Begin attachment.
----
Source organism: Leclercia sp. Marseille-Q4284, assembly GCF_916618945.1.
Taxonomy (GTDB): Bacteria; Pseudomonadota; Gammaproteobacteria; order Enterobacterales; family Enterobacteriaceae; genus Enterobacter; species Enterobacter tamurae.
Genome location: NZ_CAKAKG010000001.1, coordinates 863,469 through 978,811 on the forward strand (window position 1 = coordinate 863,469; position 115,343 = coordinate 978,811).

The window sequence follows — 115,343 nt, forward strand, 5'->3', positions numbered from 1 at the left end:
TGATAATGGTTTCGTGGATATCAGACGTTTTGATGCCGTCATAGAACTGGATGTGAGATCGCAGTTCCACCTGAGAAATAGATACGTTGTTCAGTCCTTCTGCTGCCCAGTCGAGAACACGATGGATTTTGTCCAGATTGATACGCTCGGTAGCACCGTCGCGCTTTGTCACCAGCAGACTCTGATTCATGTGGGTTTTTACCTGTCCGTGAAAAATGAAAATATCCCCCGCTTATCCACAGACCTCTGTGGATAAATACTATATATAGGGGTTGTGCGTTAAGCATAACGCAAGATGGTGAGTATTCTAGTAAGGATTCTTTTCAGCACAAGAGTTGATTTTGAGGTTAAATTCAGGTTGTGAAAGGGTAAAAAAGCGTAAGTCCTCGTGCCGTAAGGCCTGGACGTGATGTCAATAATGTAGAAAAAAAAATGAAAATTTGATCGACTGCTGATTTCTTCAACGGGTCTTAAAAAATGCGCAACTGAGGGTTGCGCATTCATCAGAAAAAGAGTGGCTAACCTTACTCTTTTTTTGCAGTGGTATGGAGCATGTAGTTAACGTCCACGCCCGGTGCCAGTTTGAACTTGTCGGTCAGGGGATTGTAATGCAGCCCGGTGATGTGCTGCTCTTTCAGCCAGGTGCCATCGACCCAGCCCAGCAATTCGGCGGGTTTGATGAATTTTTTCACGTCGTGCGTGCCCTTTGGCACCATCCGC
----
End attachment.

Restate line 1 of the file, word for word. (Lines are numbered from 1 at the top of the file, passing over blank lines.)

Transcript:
Source organism: Leclercia sp. Marseille-Q4284, assembly GCF_916618945.1.